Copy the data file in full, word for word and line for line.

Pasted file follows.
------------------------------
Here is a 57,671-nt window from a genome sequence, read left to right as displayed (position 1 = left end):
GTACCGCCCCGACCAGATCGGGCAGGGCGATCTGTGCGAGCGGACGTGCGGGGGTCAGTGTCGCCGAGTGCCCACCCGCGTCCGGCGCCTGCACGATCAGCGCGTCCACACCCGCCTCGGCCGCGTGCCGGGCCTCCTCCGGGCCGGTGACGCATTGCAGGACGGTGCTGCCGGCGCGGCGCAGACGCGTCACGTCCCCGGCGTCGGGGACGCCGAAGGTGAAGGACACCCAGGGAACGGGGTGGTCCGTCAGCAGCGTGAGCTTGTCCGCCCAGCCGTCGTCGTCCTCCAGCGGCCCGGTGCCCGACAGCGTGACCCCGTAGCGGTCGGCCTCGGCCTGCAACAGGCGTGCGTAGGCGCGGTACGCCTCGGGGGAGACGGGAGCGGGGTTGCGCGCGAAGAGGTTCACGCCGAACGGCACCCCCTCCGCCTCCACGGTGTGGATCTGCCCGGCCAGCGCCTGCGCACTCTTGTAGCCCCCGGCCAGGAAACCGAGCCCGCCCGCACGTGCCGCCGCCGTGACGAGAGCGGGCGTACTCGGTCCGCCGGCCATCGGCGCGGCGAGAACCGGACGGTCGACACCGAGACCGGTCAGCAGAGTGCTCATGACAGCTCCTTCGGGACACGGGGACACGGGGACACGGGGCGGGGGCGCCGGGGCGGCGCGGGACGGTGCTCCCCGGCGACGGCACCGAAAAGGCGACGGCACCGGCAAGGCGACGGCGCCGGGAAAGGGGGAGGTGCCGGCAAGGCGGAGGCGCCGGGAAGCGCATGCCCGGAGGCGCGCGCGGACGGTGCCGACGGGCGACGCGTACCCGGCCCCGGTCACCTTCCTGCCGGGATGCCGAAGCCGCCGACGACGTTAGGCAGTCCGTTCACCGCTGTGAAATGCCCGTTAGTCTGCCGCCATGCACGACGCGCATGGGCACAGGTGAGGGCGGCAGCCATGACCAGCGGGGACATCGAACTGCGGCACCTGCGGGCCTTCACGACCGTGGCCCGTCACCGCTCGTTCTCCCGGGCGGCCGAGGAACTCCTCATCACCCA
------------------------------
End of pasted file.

Here is a 57,671-nt window from a genome sequence, read left to right as displayed (position 1 = left end):
GTACCGCCCCGACCAGATCGGGCAGGGCGATCTGTGCGAGCGGACGTGCGGGGGTCAGTGTCGCCGAGTGCCCACCCGCGTCCGGCGCCTGCACGATCAGCGCGTCCACACCCGCCTCGGCCGCGTGCCGGGCCTCCTCCGGGCCGGTGACGCATTGCAGGACGGTGCTGCCGGCGCGGCGCAGACGCGTCACGTCCCCGGCGTCGGGGACGCCGAAGGTGAAGGACACCCAGGGAACGGGGTGGTCCGTCAGCAGCGTGAGCTTGTCCGCCCAGCCGTCGTCGTCCTCCAGCGGCCCGGTGCCCGACAGCGTGACCCCGTAGCGGTCGGCCTCGGCCTGCAACAGGCGTGCGTAGGCGCGGTACGCCTCGGGGGAGACGGGAGCGGGGTTGCGCGCGAAGAGGTTCACGCCGAACGGCACCCCCTCCGCCTCCACGGTGTGGATCTGCCCGGCCAGCGCCTGCGCACTCTTGTAGCCCCCGGCCAGGAAACCGAGCCCGCCCGCACGTGCCGCCGCCGTGACGAGAGCGGGCGTACTCGGTCCGCCGGCCATCGGCGCGGCGAGAACCGGACGGTCGACACCGAGACCGGTCAGCAGAGTGCTCATGACAGCTCCTTCGGGACACGGGGACACGGGGACACGGGGCGGGGGCGCCGGGGCGGCGCGGGACGGTGCTCCCCGGCGACGGCACCGAAAAGGCGACGGCACCGGCAAGGCGACGGCGCCGGGAAAGGGGGAGGTGCCGGCAAGGCGGAGGCGCCGGGAAGCGCATGCCCGGAGGCGCGCGCGGACGGTGCCGACGGGCGACGCGTACCCGGCCCCGGTCACCTTCCTGCCGGGATGCCGAAGCCGCCGACGACGTTAGGCAGTCCGTTCACCGCTGTGAAATGCCCGTTAGTCTGCCGCCATGCACGACGCGCATGGGCACAGGTGAGGGCGGCAGCCATGACCAGCGGGGACATCGAACTGCGGCACCTGCGGGCCTTCACGACCGTGGCCCGTCACCGCTCGTTCTCCCGGGCGGCCGAGGAACTCCTCATCACCCA